So, first up, I cut off the yucky curled edges and most of the selvdge (remember, I have that big head . . . so I needed the extra length, and I knew the white selvedge woudld be covered up at the end anyway.  

How awful is that cutting mat of mine? My kids paint on it :( 

Next I folded it in half, right sides together and sewed down the long edge, making a tube. 

I used my serger because I love it so, but this project is totally made for a sewing machine. 

Turn your tube right sides out and head over to the ironing board. 

Press the headband so that the seam is in the center of the back side of the headband. 

Now, fold it together again, right sides together, and sew the two short sides together.

Again, I used a serger, but feel free to use a sewing machine. 

Turn that baby right sides out, and the main piece of your headband is ready to go!

Now we just need to cover up that ugly seam because it's going to end up being front and center!

You can use a coordinating fabric, or even a piece of ribbon. 

I used coordinating fabric, cut into a piece 2 x 5 inches (I should have done it wider though, since my headband is so wide. At least 3 X 5 would have been better). I wanted it plenty long enough, because it's easy to cut off the extra, but it's not easy if it's too short to begin with. I did the same method of sewing it together down the long side, and then turning it right side out. 

Here is my headband and the centerpiece, both all ready to go.  I used clips to scrunch up the main piece of the headband to make it easier for me to put the centerpiece on. 

Wrap the centerpiece around the main piece of the headband and either hand sew it together or even use hot glue (we're not trying to impress anyone here, ha!). You're using the centerpiece to make a circle around the headband; you aren't actually attaching this piece to the headband at all. When it's attached, twist/rotate/turn it around so that the stitching or glue is facing the backside of the headband. 

And voila! Easy peasy!

The longest part was probably waiting for your iron to warm up!

Now put it on and smile at your masterpiece!

Or, in my case, use it to cover up the fact that I'm on day two of dry shampooing ;) 

Don't forget to check out the original post on all the panels I sewed up!

DIY Easter Egg Bath Bombs

DIYEaster Egg Bath Bombs.jpg

Guys, this is so easy and fun! I just adore bath bombs. I buy them from a super sweet shop, but I've also made them on my own a couple times now. If you haven't experienced the goodness that is bath bombs, you're missing out. They're anywhere from ping-pong-ball-sized to pool-ball-sized, and you toss them in your bath-- they fizz up, smell amazing, and make your skin soft.  Just add a glass of wine and you're at the ultimate of relaxation.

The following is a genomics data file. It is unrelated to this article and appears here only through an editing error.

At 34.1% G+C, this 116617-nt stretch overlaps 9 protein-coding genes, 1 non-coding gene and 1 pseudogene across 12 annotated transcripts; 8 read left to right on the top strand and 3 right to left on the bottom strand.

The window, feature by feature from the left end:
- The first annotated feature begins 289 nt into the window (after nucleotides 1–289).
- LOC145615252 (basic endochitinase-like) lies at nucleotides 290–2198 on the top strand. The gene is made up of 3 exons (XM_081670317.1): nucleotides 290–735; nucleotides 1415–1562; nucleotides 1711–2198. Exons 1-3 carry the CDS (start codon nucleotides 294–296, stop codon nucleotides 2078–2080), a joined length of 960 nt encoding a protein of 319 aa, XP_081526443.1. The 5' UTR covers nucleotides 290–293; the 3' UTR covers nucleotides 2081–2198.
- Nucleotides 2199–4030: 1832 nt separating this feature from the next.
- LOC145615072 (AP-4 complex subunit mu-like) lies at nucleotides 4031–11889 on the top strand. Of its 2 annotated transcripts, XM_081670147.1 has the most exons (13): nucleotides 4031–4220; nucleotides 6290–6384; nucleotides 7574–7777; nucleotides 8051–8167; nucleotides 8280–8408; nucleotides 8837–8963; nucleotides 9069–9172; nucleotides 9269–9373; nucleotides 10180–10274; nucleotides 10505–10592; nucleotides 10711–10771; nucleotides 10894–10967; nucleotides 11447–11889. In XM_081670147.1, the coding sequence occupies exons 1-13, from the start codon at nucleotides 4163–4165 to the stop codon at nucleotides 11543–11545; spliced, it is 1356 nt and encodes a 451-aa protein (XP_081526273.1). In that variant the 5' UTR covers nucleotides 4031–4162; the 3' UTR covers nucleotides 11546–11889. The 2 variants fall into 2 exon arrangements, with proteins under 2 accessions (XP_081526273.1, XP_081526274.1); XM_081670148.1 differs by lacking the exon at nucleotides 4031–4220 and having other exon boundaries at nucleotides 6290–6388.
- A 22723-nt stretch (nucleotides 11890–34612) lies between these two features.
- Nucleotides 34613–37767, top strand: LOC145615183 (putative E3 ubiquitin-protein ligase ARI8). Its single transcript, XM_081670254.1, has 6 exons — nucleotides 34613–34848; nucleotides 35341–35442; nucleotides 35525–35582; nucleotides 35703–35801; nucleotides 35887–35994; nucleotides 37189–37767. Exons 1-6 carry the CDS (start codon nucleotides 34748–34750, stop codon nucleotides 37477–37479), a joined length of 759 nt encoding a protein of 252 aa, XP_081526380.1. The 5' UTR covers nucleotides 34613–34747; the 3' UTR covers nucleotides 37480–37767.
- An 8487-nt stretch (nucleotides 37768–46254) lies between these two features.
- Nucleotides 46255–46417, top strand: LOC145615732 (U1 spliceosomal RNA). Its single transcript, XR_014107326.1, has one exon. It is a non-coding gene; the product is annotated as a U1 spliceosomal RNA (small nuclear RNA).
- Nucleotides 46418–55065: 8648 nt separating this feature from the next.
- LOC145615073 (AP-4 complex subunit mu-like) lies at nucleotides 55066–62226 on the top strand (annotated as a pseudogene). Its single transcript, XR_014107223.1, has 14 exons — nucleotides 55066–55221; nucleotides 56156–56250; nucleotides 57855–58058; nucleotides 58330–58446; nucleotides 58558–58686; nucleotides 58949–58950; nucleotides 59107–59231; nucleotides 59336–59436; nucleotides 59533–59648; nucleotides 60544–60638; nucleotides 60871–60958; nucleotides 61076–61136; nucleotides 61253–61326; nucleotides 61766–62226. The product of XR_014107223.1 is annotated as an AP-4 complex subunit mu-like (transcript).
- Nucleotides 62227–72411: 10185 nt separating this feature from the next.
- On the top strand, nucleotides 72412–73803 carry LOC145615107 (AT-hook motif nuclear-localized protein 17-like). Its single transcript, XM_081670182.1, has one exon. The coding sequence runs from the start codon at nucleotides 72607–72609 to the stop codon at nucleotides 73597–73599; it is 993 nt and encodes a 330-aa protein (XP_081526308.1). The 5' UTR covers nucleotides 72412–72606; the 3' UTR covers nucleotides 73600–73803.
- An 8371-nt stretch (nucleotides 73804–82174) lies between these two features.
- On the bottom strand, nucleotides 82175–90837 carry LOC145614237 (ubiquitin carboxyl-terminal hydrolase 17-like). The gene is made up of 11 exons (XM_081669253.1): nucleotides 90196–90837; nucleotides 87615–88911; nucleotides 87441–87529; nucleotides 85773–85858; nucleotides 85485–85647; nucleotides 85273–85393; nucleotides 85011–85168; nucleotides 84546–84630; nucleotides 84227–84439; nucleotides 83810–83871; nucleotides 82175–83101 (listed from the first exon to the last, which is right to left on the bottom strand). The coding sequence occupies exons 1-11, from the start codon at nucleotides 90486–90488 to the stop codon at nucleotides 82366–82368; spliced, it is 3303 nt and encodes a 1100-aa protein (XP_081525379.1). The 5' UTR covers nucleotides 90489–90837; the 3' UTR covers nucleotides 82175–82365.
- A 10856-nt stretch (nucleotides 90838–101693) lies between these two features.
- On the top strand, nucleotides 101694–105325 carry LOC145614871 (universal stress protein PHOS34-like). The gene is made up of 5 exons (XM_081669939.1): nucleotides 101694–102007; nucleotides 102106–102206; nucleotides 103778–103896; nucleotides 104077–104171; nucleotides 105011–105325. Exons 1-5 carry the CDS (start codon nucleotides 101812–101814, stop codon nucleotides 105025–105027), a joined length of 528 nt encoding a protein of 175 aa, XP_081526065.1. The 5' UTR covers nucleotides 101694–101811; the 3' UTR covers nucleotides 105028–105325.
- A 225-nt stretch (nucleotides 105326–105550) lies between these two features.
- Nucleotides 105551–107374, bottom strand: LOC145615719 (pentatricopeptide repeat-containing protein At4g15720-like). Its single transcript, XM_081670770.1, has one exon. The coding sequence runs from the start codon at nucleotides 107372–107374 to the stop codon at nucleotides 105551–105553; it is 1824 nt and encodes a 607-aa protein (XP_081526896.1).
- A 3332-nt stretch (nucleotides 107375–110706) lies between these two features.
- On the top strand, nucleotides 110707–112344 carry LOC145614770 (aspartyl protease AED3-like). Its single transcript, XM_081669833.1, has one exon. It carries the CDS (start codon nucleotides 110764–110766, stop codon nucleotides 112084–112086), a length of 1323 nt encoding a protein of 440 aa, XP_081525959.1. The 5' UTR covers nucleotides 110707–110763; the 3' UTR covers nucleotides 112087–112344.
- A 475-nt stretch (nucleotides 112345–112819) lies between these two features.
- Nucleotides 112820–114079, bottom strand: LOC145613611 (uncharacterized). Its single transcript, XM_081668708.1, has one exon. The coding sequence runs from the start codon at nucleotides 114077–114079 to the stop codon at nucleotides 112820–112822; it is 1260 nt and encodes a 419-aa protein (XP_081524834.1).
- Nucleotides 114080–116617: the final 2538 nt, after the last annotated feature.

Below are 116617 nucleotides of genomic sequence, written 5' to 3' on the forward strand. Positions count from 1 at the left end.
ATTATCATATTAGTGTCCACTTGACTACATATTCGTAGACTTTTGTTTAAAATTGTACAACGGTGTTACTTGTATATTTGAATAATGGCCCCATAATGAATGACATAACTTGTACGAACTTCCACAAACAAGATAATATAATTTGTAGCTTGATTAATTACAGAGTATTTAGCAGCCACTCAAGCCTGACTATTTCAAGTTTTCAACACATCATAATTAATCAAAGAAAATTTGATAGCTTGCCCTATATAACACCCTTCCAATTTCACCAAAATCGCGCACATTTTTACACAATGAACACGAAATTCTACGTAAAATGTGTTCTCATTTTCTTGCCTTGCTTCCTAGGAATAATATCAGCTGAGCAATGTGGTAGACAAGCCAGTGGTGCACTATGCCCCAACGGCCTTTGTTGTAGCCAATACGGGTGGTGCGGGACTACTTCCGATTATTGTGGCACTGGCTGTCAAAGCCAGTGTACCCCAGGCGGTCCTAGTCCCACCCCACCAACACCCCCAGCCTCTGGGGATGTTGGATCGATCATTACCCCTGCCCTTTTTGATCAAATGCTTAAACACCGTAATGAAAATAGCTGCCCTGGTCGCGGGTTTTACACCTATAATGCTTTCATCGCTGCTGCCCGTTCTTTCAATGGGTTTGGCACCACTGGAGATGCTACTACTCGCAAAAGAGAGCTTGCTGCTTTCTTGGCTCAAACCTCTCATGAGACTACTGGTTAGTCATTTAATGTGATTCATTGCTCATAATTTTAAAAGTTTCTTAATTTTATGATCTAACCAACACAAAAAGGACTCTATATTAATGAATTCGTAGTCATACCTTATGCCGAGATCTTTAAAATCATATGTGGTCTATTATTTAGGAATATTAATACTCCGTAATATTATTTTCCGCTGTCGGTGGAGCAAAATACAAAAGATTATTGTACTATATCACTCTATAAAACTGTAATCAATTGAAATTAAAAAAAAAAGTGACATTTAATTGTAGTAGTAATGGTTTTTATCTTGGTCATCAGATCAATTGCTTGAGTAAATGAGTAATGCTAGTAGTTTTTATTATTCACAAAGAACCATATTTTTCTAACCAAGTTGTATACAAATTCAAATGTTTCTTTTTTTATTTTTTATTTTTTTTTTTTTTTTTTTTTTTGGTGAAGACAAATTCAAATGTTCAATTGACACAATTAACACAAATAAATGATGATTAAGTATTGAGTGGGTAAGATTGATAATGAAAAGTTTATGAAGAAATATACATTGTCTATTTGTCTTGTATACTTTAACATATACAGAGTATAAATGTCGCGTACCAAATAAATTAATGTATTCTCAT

I've mentioned before that I'm the creative activities leader for my moms' group. Making bath bombs is something I've wanted to do for ages. Well, I've finally set us up to make them next week . . . but I won't even be there!  Ah, well, such is life. I had to make a practice round or two on my own anyway to make sure everything goes smoothly for them. This is a great activity for a girls' night, slumber party, or a large group craft like at my moms' group.  

Today, I'm showing you how we used the plastic Easter Eggs to form the bath bombs. However, there are actual bath bomb molds that you can buy on Amazon (here's a great set on Amazon that I ordered, or these look good too, if you wanted different sizes), or another good option is to line a muffin tin with cupcake liners and press the mixture into them. 

Bath bombs take some time to dry, so using the Easter eggs as molds is perfect for my moms' group-- they're an affordable option to allow the moms to take them home in the eggs, and let the bomb dry out at home (no car or purse  messes along the way!).  I'm going to have each small table make their own batch and mold them at their own tables. 

Ingredients (yields approximately 1 dozen Easter egg sized bath bombs)
Please see the bottom of the post for notes on supplies.  

  • 1 1/2 Cups Baking Soda
  • 3/4 Cup Citric Acid*
  • 3/4 Cup Epsom Salts**
  • 2 tsp Water
  • 1 tsp Essential Oil*** 
  • 1 1/2 Tablespoons Coconut Oil (melted)
  • Food coloring, if desired 

Step One: In a large bowl, mix your dry ingredients together.

Step Two: In a small bowl, mix your wet ingredients together. I love using lavender essential oils for mine. Rosemary is another relaxing scent, and citrus oils work well too.  I do like to add food coloring, but you don't have to. Just 4-ish drops is perfect in my opinion.  And it's diluted enough, you won't have to worry about it staining your tub or turning your bath water the bright blue. 

Step Three: SLOWLY add the wet ingredients to the dry ingredients. Do this little by little. Using a spoon to drip it in works nicely. If you go too fast, your mixture will fizz and bubble, which is what you don't want. I found that it works best to have one person whisk the dry ingredients while a second person slowly drops the wet ingredients in.  When you're finished adding it, the mixture will be very crumbly . . . almost sandy.  When you pick it up and press it, it should retain some shape--then you know it's the right consistency. 

Step Four: Pack your molds. Press the mixture into the eggs like brown sugar. Press very firmly. Make sure it's absolutely full when you're closing it because you want the two halves to connect and dry together. Work quickly so the remaining mixture doesn't dry out.  

Step Five: Let dry for a few minutes.  Carefully remove half the egg and then the other. You should allow them to dry outside of the mold.  Let completely dry for 24 hours before using. (For me, I'm having people transport their eggs home closed . . . if you were just doing this at home, I'd recommend sooner than that time frame.)